NDC General Secretary, Johnson Asiedu Nketia

The National Democratic Congress (NDC) has called on Parliament to invoke Article 278 of the 1992 Constitution to compel President Akufo-Addo, to establish a Commission of Inquiry to probe the $5million bribery allegation levelled against the Chief Justice, Kwesi Annin-Yeboah.

Addressing the press on Tuesday, General Secretary of the party, Johnson Asiedu said, “though these allegations have a component of criminality, it is in equal measure about alleged misconduct on the part of a judge and as such it would ordinarily fall within the ambit of the Judicial Service to take steps to unravel the truth about this matter and take disciplinary action if proven to be true.

This is exactly what was done in the bribery expose’ of ace investigative journalist Anas Aremeyaw Anas against some Judges few years ago.”

He, however, explained that the Chief Justice, who is the accused in the said matter, cannot as well be the very authority to set up a committee to investigate and declare judgement.

“The difficulty, however, with is this is that the investigations would concern the Chief Justice who is the subject of the bribery allegation in this matter and in whom disciplinary authority against judicial officers is vested under section 18 of the Judicial Service Act.

Therefore, good governance dictates that the Chief Justice steps aside during the pendency of the investigations by the Judicial Service relative to the issue of alleged misconduct on his part, as a Supreme Court Judge,” he stated.

The opposition party, therefore, wants Parliament to compel the President to set up a Commission of Inquiry to ensure transparency and make a faithful determination thereof.

According to Mr Asiedu Nketia, the party believes that this is the, “only credible and transparent investigations that can establish the truth in this matter. And we hold the opinion that the transparent approach of a public enquiry is the best way to go. This approach, we believe, is in the interest of the Chief Justice who stands accused and his accuser.”

Alternatively, the NDC also wants the Commission on Human Rights and Administrative Justice (CHRAJ), which has an enviable reputation of looking into similar cases of alleged corruption against highly placed state and government officials, to take up the role of a public inquiry.

A Kumasi-based Lawyer, Akwasi Afrifa, Esq, made the allegation in a letter circulating on social media. The letter is a response to an invitation by the General Legal Council for him to appear before it, in relation to a petition by his former client, Ogyeedom Obranu Kwesi Atta IV, for failing to pay an amount of $75,000 he (Akwasi Afrifa, Esq) owes the latter.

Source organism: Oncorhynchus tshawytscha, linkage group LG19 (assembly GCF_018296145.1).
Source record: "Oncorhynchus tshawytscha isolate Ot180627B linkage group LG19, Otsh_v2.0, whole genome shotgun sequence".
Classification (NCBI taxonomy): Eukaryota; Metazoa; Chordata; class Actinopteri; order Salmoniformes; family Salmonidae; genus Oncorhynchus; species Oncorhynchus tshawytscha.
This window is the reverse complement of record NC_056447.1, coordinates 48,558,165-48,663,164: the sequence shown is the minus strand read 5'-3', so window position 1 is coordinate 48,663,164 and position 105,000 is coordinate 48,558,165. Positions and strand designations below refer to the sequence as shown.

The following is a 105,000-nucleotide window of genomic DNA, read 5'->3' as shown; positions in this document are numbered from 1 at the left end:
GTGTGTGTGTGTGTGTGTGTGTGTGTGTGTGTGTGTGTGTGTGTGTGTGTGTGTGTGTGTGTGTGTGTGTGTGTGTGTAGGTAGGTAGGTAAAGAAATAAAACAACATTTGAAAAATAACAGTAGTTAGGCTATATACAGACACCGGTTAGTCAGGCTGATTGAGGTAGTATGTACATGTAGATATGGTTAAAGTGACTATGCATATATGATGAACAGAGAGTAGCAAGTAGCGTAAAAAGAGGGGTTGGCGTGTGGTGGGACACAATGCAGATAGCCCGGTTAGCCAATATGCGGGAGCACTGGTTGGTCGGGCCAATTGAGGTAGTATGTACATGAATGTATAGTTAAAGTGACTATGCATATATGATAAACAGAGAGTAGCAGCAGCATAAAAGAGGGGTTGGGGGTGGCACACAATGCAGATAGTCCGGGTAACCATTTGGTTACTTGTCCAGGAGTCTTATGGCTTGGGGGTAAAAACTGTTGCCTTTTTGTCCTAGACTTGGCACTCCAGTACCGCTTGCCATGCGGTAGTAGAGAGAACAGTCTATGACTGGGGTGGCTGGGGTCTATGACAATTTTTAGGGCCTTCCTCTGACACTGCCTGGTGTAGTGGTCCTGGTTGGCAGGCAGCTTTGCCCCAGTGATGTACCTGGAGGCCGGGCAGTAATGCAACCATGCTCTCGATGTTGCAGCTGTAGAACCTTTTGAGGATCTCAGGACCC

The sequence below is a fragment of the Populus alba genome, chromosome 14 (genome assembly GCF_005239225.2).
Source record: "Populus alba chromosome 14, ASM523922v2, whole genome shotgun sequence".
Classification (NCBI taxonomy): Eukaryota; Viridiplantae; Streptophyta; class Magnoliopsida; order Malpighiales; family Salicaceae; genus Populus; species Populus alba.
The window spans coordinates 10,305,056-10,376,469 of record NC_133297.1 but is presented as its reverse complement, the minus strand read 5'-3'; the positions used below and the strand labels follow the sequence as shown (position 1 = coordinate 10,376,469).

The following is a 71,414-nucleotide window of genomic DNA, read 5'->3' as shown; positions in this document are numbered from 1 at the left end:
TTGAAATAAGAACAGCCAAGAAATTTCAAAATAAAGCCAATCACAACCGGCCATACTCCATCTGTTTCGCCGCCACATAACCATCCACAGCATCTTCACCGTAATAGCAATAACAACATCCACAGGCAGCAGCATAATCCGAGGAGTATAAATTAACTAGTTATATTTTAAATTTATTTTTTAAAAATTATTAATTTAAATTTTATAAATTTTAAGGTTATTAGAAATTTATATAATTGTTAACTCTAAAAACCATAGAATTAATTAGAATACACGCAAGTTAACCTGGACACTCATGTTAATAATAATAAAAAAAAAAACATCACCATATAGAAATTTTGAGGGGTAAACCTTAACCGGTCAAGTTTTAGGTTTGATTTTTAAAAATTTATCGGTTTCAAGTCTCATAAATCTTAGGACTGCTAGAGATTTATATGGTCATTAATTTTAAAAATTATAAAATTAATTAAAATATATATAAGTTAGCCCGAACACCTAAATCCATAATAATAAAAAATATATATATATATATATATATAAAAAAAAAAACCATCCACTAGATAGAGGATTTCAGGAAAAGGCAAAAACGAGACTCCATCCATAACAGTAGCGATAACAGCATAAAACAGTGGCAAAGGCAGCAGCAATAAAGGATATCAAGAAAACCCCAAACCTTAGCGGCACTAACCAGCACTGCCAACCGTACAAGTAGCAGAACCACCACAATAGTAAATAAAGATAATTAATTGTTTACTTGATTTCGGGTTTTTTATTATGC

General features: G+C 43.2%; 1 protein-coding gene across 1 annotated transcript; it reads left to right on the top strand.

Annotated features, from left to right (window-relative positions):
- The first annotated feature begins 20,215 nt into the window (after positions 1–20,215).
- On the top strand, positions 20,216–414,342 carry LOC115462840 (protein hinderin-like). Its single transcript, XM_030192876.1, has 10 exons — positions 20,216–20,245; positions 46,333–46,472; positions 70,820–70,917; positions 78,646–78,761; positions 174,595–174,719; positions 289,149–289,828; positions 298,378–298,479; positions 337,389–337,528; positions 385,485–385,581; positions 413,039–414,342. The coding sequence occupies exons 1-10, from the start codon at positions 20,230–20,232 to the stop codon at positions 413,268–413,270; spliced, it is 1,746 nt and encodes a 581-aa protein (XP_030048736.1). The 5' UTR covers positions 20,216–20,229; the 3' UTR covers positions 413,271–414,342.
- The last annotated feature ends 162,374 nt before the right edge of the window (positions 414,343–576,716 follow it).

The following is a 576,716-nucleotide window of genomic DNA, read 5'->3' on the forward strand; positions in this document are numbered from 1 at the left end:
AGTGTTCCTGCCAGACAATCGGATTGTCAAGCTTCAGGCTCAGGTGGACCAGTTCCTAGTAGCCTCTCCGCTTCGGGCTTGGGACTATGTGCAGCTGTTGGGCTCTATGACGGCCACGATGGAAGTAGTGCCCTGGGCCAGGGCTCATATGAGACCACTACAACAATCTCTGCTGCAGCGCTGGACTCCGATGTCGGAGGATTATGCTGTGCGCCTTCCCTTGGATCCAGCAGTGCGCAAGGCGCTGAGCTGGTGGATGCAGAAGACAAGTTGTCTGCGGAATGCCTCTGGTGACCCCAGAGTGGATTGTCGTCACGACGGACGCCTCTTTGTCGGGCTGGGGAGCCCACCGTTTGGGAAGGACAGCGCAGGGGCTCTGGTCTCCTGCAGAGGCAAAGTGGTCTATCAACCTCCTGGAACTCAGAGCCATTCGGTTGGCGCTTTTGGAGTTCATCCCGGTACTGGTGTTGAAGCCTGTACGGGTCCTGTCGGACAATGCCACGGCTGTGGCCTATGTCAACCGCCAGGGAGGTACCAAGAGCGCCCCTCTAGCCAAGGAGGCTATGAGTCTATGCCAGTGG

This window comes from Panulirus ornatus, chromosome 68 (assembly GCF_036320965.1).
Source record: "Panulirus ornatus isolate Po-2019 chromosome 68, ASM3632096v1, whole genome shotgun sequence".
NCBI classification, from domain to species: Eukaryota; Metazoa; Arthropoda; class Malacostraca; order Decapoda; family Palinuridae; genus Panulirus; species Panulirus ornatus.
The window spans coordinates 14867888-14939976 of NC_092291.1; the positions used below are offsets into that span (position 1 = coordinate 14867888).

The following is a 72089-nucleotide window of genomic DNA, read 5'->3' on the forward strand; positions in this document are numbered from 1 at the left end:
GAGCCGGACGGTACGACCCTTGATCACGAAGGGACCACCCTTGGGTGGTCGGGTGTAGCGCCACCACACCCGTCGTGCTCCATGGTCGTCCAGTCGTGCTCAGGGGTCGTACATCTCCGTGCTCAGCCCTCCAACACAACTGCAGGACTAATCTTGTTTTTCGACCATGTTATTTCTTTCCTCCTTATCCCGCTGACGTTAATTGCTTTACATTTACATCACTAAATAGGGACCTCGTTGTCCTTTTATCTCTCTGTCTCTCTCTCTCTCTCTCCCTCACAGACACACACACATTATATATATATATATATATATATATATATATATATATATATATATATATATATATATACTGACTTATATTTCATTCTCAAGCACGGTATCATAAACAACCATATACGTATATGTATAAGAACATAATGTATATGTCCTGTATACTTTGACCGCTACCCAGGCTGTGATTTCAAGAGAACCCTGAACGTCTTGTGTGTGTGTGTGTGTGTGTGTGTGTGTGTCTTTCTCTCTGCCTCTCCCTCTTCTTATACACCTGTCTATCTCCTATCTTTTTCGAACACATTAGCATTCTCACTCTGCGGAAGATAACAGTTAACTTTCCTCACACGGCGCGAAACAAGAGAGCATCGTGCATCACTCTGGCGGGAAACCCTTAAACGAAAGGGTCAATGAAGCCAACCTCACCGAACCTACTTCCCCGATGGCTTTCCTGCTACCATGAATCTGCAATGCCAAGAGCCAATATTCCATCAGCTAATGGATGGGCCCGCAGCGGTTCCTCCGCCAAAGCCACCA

Lawyer, Akwasi Afrifa, Esq, alleged that his former client, Ogyeedom Obranu Kwesi Atta IV informed him that Chief Justice Kwesi Annin-Yeboah, “demanded a bribe of USD5,000,000 for a successful outcome of his case and that he had already paid USD500,000 to the Chief Justice.” The case under reference is OGYEEDOM OBRANU KWESI ATTA IV V GHANA TELECOMMUNICATIONS COMPANY & LANDS COMMISSION.

On his part, the Chief Justice has dismissed allegations levelled against him, to the effect, that he demanded a $5million bribe to influence a case pending before the Supreme Court.

A letter to the Inspector General of Police dated July 12, signed by the Judicial Secretary, Justice Cynthia Pamela Addo, stated, “His Lordship asserts that he has not demanded or received any money from any person to influence any decision in this matter or any other matter.”

The letter further disclosed that the Chief Justice, “does not know the plaintiff and has not met or seen him anywhere, except in the courtroom when he rises to announce his name when his case is called. His Lordship asserts that he has had no personal interaction either with the plaintiff or his lawyer on this matter or in any other matter.”

To this effect, Chief Justice Kwesi Annin-Yeboah has requested the Director-General of the Criminal Investigations Department (CID) of the Ghana Police Service to investigate the matter and directed that a petition be lodged with the Disciplinary Committee of the General Legal Council in respect of this specific matter.

The latter directive by the Chief Justice has, however, been opposed by the National Democratic Congress stating that the General Legal Council (GLC) cannot take up such a mandate while the Chief Justice remains at post.

General Secretary, Asiedu Nketia stated that the likelihood for an impartial and balanced investigation by the GLC into this matter would be quite minimal.

“We, therefore, believe that the GLC should stay its hands over this matter pending the final determination of the issue by independent state organizations cloaked with the requisite authority to do so,” he concluded.